Executive function is the ability to complete tasks and interact with others. Executive function disorder is a learning difference that can cause difficulty with organization, problem-solving, and time management.
Symptoms of executive function disorder include:
- Difficulty staying focused
- Inability to multitask
- Short-term memory issues
People with executive function disorder may experience difficulty with important skills that can impact their daily performance and responsibilities. The following skills could affect a child’s ability to succeed in school and when interacting with other students and teachers:
- Anxiety when routines are disrupted
- Losing belongings frequently
- Always being late or missing deadlines due to poor time management
- Problems completing tasks
It’s important to know that problems with executive function are common in those affected by attention deficit hyperactivity disorder (ADHD) and it can also mean that these challenges may be the result of ADHD as an underlying condition.
How to Help Your Child with Executive Function Disorder
If your child has been diagnosed with executive function disorder, there are a few different options to consider for helping to improve their executive function and the management of day-to-day tasks.
Establishing a task list that will help your child in their daily routine is essential for their academic and social development.
Some strategies that may help include:
- Implementing checklists for school assignments
- Designating time limits for assignments and projects
- Establishing morning and after school routines
- Showing them how to use a planner to track school assignments
- Using a weekly reward system to motivate your child
If your child is diagnosed with executive function disorder, you may be able to request school accommodations for them that will address their specific needs in the classroom. In Connecticut and New York, both states have laws that allow schools to provide classroom accommodations for students.
School accommodations may include:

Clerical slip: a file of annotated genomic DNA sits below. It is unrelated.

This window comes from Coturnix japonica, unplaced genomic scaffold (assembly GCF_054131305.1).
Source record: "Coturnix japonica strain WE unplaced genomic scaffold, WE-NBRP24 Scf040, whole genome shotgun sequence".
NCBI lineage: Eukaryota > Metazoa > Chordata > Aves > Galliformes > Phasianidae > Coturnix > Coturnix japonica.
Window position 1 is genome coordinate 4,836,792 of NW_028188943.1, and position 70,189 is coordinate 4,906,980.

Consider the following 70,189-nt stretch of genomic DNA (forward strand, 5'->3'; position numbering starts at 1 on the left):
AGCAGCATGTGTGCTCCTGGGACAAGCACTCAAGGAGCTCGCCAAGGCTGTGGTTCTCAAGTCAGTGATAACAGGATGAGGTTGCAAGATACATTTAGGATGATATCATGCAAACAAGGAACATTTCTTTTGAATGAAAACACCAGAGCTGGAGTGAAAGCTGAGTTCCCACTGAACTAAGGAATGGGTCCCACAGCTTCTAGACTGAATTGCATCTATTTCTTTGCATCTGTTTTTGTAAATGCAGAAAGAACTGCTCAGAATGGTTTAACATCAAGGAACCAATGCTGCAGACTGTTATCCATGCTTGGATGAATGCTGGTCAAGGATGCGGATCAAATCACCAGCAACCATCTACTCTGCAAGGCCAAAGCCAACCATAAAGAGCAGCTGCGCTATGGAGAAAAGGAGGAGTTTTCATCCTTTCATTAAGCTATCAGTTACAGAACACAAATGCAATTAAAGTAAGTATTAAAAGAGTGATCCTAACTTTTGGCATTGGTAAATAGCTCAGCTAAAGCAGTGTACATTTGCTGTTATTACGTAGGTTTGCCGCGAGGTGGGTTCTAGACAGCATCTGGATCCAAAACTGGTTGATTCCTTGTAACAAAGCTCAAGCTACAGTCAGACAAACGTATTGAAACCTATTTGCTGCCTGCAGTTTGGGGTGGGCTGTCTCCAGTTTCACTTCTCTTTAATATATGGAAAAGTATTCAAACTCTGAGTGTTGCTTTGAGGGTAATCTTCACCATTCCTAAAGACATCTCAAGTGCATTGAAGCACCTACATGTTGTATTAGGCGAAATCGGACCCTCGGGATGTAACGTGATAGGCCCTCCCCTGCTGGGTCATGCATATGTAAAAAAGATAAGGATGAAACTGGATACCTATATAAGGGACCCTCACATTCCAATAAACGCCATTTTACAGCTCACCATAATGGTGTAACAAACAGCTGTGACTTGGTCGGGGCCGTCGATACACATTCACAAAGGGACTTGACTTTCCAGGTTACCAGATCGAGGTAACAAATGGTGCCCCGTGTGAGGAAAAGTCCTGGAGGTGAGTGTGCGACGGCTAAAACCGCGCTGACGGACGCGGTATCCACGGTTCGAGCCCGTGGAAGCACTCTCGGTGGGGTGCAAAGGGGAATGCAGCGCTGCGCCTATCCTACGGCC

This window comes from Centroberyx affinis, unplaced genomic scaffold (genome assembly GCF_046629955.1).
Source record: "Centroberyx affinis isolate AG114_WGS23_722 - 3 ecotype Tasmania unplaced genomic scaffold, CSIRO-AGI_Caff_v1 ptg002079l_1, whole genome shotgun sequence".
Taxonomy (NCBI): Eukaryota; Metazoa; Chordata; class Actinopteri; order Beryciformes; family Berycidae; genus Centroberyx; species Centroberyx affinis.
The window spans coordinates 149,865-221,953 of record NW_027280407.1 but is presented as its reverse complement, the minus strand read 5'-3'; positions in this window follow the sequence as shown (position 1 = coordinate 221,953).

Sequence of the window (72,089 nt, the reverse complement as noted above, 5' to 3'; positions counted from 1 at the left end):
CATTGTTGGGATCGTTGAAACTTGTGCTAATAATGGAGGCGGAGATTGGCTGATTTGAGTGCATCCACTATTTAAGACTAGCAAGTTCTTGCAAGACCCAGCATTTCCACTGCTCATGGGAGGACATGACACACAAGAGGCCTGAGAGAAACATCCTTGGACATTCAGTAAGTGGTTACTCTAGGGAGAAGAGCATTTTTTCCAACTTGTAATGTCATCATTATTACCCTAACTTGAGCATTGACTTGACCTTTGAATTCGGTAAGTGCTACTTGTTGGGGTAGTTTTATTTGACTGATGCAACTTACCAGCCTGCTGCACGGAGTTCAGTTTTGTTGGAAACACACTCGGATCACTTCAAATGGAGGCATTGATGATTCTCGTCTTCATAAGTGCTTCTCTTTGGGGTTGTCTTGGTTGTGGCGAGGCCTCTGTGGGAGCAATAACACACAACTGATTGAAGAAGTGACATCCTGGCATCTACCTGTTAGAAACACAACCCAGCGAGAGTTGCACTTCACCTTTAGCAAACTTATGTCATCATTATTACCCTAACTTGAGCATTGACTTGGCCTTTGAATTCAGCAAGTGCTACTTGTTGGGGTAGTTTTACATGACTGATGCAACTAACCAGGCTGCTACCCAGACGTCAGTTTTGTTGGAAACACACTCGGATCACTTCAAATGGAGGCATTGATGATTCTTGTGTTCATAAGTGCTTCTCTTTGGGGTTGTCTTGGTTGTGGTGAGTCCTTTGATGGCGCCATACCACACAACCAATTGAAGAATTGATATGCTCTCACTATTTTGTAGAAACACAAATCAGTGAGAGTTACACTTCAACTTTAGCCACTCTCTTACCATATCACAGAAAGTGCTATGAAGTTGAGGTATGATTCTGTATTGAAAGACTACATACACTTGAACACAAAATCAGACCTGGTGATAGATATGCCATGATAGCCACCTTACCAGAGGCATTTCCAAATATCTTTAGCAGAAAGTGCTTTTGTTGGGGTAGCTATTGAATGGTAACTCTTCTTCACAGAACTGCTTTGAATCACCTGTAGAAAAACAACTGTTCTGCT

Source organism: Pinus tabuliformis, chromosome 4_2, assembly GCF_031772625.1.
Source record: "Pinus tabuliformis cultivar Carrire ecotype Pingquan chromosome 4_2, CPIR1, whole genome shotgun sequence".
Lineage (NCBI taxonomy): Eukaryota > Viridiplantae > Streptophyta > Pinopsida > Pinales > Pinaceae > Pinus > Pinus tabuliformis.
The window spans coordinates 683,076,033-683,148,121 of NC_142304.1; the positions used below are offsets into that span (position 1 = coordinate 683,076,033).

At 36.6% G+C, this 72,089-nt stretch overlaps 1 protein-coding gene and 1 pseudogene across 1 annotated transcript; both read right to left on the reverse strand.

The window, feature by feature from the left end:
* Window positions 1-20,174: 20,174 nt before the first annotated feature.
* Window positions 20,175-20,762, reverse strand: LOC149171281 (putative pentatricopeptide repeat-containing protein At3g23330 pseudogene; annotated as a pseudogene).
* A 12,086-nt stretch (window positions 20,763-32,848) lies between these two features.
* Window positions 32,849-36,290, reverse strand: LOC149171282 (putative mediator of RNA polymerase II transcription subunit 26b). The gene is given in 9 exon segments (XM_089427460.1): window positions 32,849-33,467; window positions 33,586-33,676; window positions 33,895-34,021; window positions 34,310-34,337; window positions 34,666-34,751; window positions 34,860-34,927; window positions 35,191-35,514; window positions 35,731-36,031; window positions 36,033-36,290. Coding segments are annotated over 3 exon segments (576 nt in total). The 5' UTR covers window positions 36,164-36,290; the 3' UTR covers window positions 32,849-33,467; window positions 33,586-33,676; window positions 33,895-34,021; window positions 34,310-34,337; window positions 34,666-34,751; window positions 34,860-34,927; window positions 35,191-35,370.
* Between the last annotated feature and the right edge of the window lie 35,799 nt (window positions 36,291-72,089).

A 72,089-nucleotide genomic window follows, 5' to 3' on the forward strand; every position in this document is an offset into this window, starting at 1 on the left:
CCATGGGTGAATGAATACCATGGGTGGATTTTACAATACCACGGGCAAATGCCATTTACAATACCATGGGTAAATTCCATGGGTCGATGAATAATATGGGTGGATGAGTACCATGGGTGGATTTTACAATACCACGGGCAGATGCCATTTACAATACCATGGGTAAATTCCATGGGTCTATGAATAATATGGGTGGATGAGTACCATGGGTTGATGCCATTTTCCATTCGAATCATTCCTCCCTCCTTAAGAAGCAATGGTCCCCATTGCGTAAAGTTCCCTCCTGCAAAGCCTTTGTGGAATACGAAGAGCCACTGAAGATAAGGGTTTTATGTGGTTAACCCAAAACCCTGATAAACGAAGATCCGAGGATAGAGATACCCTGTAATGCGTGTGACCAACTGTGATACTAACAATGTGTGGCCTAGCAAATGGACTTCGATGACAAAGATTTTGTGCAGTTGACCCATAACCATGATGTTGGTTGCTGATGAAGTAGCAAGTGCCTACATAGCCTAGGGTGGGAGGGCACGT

- Making schedules and directions clear, concise, and accessible
- Having your student repeat step-by-step directions given
- Implementing daily routines that don’t change
- Checking in with your student frequently to ensure they understand the work
- Explaining to your student the importance of what they're learning
In Connecticut,The Individuals with Disabilities Education Improvement Act (IDEA) states that “Eligibility for special education and related services and their particular educational needs, including the need for AT (assisted technology), are determined through a comprehensive evaluation that is planned, conducted, and reviewed by a multidisciplinary team” (IDEA 2004). For more information on IDEA, click here.
In New York, children and youth with disabilities are also provided with educational assistance under Sections 3 and 4 of the The Individuals with Disabilities Education Improvement Act (IDEA).
Section 3: “An individualized education program is developed, reviewed and revised for every child or youth found eligible for special education.”
Section 4: “To the maximum extent appropriate, all children and youth with disabilities will be educated in the least restrictive environment and a continuum of alternative placements will be available.”
Enroll Your Child in a School for Learning Difficulties
A school for learning difficulties can offer additional services essential for the success of each child. These types of schools typically offer evaluations that assess a child’s strengths and challenges, personalized accommodations, and one-on-one instruction.
The benefits of a school for learning difficulties include:
- Specialized learning programs - children learn at a comfortable pace specific to their learning disability
- Staff who have expertise and experience providing special education or assistance
- Other students who experience similar challenges
About Eagle Hill School
Eagle Hill School is a private school for learning differences located in Greenwich, Connecticut. Their academic program is designed to help students struggling with executive function disorder, and other differences such as dysgraphia, dyscalculia, dyslexia, ADHD, and auditory processing disorder. Specialized remedial learning programs are taught by experienced teachers who help students navigate through learning challenges, preparing them for bright futures ahead.
Other blogs you may be interested in:
“Executive Function Disorder: Symptoms, Causes, and Treatment.” Medical News Today, MediLexicon International, www.medicalnewstoday.com/articles/325402.
“Individuals with Disabilities Education Act (IDEA).” New York State Education Department, www.nysed.gov/budget-coordination/individuals-disabilities-education-act-idea.
“Laws and Policies.” CT.gov, portal.ct.gov/SDE/Publications/Assistive-Technology-Guidelines-Section-1-For-Ages-3-21/Laws-and-Policies.